Because this is photo.net my short review will be limited to photo-related use not to its tuner, audio and other features inherent to a television system. Suffice it to say the unit comes with all the expected features a tv set would have such as cable ready, choice of TV/AV inputs, UHF/VHF frequency select, audio volume, channel select, video adjust, clock & timer function with calendar and...a built-in video game (!) called pushing box. In addition, this unit will work great as a rec. monitor with your camcorder as well!


Speaking of box, the unit comes well packaged and with a fairly well chosen set of accessories:

What's in the box

Pictured above are: the DC 12V power supply, car adapter, video and audio inputs cables (USB connector on the unit's end), external antenna adapter, a remote control (with supplied battery) and an adjustable stand. Not pictured is the manual which is unreadable for the most part, as in these sample quotes: "to prevent unexpected thing happened, don't let children insert something into the unit". Or, "you can use the output voltage is DC 12V car or ship power, but the output power consumption should be higher than 15 Watt". While one can make out the just of it after a while it becomes tedious. The TV is really easy to use so, the manual is there for reference and specs only.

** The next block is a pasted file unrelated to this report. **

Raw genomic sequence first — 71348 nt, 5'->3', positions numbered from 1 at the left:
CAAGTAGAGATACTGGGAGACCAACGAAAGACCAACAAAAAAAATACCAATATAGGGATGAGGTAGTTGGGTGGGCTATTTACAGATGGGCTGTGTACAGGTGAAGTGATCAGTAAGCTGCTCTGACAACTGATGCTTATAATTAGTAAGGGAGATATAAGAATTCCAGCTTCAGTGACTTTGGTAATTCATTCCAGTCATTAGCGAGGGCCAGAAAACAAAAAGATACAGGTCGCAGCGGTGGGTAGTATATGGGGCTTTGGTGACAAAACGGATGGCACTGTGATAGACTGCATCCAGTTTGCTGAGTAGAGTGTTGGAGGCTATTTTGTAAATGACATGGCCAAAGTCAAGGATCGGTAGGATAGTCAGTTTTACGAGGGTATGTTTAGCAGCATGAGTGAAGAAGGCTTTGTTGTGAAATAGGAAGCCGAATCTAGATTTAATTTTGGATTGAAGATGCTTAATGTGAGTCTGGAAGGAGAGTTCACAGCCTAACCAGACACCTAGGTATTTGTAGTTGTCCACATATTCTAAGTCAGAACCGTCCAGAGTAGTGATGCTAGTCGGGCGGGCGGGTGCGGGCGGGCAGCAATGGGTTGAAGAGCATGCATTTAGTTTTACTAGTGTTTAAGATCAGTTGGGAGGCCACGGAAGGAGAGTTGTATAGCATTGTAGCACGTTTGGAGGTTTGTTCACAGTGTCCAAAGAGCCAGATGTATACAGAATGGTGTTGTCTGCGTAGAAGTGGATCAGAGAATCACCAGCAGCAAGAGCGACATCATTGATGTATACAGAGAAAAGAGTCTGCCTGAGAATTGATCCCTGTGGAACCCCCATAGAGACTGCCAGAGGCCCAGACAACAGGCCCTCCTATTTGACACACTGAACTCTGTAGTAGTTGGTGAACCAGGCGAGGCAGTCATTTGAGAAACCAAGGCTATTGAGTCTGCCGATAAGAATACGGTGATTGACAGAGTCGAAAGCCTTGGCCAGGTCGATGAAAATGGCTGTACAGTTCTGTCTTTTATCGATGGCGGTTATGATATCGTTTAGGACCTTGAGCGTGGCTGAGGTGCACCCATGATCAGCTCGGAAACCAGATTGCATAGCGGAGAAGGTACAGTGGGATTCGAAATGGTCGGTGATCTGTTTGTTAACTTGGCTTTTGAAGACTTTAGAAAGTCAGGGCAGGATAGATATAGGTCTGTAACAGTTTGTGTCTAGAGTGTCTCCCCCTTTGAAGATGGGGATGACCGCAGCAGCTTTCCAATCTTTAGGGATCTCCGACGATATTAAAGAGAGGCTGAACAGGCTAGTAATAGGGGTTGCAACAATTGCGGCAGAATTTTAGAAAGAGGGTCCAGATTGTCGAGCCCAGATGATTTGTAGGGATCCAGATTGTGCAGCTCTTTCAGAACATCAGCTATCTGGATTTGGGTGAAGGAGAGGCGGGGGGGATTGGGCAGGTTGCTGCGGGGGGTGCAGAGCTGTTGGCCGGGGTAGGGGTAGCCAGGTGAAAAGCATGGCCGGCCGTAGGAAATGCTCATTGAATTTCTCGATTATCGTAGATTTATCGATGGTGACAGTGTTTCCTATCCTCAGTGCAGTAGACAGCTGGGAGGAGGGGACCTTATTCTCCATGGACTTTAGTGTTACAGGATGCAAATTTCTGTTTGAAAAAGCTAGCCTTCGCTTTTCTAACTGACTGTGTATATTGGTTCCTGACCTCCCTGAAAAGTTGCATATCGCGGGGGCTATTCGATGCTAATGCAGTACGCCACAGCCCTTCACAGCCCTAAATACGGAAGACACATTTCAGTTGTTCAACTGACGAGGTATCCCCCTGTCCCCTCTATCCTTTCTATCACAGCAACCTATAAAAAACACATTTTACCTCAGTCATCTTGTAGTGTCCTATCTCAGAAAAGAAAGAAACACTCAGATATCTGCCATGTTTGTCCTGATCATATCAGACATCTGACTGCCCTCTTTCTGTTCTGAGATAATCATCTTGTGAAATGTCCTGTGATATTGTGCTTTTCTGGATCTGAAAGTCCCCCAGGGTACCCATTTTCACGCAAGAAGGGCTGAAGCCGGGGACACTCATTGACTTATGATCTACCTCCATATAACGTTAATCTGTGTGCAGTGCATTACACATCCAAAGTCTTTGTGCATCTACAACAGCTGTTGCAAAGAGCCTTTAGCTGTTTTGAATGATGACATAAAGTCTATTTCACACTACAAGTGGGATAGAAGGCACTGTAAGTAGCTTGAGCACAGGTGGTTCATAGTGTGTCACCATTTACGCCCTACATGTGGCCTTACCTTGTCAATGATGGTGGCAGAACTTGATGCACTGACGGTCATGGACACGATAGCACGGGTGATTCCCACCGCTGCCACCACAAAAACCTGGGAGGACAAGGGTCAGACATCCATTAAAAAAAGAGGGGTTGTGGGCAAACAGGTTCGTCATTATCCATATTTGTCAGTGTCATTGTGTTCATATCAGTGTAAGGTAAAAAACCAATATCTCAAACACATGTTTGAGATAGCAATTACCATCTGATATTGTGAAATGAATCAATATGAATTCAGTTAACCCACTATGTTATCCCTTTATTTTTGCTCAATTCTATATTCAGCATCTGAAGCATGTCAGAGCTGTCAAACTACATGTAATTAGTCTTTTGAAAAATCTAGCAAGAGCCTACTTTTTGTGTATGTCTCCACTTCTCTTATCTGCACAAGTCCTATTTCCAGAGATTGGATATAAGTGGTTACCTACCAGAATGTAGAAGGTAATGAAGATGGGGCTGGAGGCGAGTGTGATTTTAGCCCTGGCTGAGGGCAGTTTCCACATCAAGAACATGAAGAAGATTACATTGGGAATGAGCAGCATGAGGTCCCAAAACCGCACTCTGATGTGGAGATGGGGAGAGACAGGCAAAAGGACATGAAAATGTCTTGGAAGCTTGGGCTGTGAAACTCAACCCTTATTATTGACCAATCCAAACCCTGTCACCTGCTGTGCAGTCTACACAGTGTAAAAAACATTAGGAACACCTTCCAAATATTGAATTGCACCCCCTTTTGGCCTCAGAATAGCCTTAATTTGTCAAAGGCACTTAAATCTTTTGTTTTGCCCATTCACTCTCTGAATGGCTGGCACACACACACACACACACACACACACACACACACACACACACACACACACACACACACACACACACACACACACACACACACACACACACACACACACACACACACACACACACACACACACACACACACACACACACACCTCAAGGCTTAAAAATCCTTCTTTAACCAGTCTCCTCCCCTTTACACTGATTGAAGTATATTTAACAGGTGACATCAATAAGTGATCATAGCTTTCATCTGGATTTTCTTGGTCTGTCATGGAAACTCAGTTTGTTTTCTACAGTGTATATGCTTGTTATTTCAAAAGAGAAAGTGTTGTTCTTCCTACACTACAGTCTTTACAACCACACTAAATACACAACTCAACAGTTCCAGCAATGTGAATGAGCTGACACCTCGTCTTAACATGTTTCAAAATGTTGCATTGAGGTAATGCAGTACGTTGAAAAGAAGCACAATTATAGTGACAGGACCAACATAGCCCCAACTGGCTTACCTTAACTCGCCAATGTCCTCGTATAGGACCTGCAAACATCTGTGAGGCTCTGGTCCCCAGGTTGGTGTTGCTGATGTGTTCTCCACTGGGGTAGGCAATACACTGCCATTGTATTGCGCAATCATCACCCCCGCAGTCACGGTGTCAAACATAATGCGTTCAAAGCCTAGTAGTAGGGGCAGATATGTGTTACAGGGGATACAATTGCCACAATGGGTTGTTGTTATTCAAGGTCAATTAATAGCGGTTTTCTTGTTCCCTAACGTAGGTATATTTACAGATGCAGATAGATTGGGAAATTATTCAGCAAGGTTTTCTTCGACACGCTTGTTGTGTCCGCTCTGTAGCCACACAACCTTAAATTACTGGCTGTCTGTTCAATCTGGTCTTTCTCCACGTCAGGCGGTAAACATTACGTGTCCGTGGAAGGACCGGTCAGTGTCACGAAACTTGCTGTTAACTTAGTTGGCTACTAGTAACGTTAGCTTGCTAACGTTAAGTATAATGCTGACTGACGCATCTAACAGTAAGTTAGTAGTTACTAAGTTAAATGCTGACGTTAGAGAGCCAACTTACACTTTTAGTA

The unit looks good enough and it is reasonably well made. Surprisingly, perhaps, of relatively solid built and feel. The screen size is 7 inches with 336,960 pixels and it weighs a respectable 580g. Dimensions are 198x122x36mm and the input voltage is DC 11-13V with a consumption rating of appx. 9.5 Watts.

TV front slant


TV back

TV side view